applications, services, and devices of their choice. Although
the policy may result in slowed throughput under very limited
circumstances, neither the C block rules nor the Open Internet
rules requires any particular minimum speeds, so long as
providers are transparent with their customers.
Essentially, Verizon is saying that while what it's doing
might be crummy for a small amount of people, it's allowed to do
it. Using the same interpretation, the company could
theoretically sell unlimited data plans but throttle the
customers down to 1990s dial-up speeds.
Has this hurt Verizon?
Verizon Wireless has been posting strong results, and the FCC's
attention could derail that. The company added 1.4 million
subscribers in the last quarter and reported $21.5 billion
in total revenue in the period, up 7.5% over the corresponding
quarter in 2013.
While the FCC is singling out Verizon, Mead points out that
his company's policies are no different than the ones being used
by the other major carriers,
. That makes the FCC's stand a little peculiar. But the agency is
tasked with making rules that govern network usage policies, and
its attack on a Verizon may just be a first salvo.
Relatively few Verizon customers are affected by this change,
and it makes little sense for those users to leave, because they
would find similar policies elsewhere. It's possible, however,
that the negative publicity might slightly impact customer growth
and retention, since press coverage has focused on Verizon -- not
the other providers with similar policies.
How will this impact customers
The days of unlimited data at top speeds are over, at least with
the big-four carriers. The throttling impact for most customers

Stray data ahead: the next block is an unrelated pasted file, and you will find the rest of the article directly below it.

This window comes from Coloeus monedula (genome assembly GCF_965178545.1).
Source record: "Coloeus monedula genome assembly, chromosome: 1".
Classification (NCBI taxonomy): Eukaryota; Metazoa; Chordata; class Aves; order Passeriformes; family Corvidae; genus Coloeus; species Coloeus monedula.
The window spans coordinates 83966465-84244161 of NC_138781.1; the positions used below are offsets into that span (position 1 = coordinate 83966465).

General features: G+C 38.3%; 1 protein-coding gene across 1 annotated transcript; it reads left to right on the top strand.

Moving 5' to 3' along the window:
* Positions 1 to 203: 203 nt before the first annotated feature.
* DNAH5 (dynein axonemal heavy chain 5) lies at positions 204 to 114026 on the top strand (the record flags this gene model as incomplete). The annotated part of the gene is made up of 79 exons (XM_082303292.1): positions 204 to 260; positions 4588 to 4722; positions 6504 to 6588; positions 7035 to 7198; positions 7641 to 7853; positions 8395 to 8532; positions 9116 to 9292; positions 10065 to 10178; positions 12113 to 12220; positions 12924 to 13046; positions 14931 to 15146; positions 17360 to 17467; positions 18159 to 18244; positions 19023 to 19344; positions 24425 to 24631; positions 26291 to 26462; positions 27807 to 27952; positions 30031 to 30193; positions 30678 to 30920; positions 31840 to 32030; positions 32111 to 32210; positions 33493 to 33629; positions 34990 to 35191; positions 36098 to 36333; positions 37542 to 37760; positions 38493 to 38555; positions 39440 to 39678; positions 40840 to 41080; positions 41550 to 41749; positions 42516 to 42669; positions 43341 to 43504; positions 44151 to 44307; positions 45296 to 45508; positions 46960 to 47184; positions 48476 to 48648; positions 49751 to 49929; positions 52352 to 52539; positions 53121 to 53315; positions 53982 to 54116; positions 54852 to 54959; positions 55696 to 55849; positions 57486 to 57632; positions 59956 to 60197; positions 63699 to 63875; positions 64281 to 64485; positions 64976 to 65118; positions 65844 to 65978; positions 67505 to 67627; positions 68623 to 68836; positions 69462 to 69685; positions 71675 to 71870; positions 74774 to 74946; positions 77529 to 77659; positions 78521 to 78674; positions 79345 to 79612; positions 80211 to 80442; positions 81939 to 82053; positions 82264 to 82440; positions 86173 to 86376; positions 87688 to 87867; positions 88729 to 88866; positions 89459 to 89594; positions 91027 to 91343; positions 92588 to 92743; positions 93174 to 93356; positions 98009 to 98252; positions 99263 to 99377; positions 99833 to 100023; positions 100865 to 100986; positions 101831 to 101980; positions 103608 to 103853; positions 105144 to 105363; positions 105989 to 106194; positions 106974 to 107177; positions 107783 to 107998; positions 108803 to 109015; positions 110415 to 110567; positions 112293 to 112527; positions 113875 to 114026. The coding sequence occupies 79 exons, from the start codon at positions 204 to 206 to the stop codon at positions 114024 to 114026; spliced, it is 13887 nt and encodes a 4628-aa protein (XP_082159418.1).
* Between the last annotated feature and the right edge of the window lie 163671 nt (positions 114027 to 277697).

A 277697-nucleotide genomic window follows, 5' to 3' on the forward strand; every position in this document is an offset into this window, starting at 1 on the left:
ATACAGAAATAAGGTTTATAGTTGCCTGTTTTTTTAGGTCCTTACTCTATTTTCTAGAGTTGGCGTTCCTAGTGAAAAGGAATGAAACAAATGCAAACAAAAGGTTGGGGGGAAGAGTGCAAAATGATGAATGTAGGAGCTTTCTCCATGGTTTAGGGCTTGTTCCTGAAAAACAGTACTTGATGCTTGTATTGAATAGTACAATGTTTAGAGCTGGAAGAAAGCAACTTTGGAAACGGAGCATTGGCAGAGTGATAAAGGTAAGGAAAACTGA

will be minimal, but for heavy users it may become a problem.
This could force them to either change their consumption habits
or drop unlimited plans for tiered ones, which is exactly what
Verizon -- and every other carrier -- wants.
There's a level of dishonesty in selling unlimited plans that
offer a lesser data experience. Verizon is guilty of that, but
the company is hardly alone in treating its customers
Being throttled or paying more is a choice heavy-use customers
will have to make. This may cause some subscribers to bounce
around the major providers, looking for the best deal. It could
also open the door for a company that finds a way to cater to
this particular type of user. Until that happens -- barring FCC
action -- it appears customers must take whatever they are
Your cable company is scared, but you can get rich
You know cable's going away. But do you know how to
profit? There's $2.2 trillion out there to be had.
Currently, cable grabs a big piece of it. That won't last. And
when cable falters, three companies are poised to benefit.
for their names. Hint: They're not Netflix, Google, and
Is Verizon Giving Its Unlimited Data Customers
Less Than They Pay For?
originally appeared on Fool.com.
has no position in any stocks mentioned. He has a Sprint
unlimited data plan. The Motley Fool has no position in any of
the stocks mentioned. Try any of our Foolish newsletter services
free for 30 days
. We Fools may not all hold the same opinions, but we all believe
considering a diverse range of insights
makes us better investors. The Motley Fool has a
Copyright © 1995 - 2014 The Motley Fool, LLC. All rights
reserved. The Motley Fool has a